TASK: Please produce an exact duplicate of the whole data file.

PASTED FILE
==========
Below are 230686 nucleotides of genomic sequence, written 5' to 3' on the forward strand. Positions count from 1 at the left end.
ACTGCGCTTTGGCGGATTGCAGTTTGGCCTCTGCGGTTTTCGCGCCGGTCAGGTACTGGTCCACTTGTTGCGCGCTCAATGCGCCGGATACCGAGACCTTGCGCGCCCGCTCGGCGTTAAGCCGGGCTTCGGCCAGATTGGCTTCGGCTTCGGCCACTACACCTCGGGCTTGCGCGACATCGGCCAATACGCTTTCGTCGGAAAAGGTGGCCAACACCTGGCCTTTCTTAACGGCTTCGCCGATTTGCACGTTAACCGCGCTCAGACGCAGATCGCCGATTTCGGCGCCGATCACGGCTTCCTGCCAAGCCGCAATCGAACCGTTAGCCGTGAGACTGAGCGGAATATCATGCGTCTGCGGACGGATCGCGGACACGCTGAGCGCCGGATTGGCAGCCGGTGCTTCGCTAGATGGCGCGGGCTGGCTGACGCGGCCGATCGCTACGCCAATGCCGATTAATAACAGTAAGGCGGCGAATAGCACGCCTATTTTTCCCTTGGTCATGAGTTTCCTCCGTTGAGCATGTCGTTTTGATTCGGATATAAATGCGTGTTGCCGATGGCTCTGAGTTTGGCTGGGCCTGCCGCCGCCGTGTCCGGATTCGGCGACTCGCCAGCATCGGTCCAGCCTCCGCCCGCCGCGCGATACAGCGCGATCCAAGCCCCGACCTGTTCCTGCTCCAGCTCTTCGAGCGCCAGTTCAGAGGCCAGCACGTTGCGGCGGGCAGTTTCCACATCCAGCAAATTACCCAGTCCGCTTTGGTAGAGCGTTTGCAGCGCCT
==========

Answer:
Below are 230686 nucleotides of genomic sequence, written 5' to 3' on the forward strand. Positions count from 1 at the left end.
ACTGCGCTTTGGCGGATTGCAGTTTGGCCTCTGCGGTTTTCGCGCCGGTCAGGTACTGGTCCACTTGTTGCGCGCTCAATGCGCCGGATACCGAGACCTTGCGCGCCCGCTCGGCGTTAAGCCGGGCTTCGGCCAGATTGGCTTCGGCTTCGGCCACTACACCTCGGGCTTGCGCGACATCGGCCAATACGCTTTCGTCGGAAAAGGTGGCCAACACCTGGCCTTTCTTAACGGCTTCGCCGATTTGCACGTTAACCGCGCTCAGACGCAGATCGCCGATTTCGGCGCCGATCACGGCTTCCTGCCAAGCCGCAATCGAACCGTTAGCCGTGAGACTGAGCGGAATATCATGCGTCTGCGGACGGATCGCGGACACGCTGAGCGCCGGATTGGCAGCCGGTGCTTCGCTAGATGGCGCGGGCTGGCTGACGCGGCCGATCGCTACGCCAATGCCGATTAATAACAGTAAGGCGGCGAATAGCACGCCTATTTTTCCCTTGGTCATGAGTTTCCTCCGTTGAGCATGTCGTTTTGATTCGGATATAAATGCGTGTTGCCGATGGCTCTGAGTTTGGCTGGGCCTGCCGCCGCCGTGTCCGGATTCGGCGACTCGCCAGCATCGGTCCAGCCTCCGCCCGCCGCGCGATACAGCGCGATCCAAGCCCCGACCTGTTCCTGCTCCAGCTCTTCGAGCGCCAGTTCAGAGGCCAGCACGTTGCGGCGGGCAGTTTCCACATCCAGCAAATTACCCAGTCCGCTTTGGTAGAGCGTTTGCAGCGCCT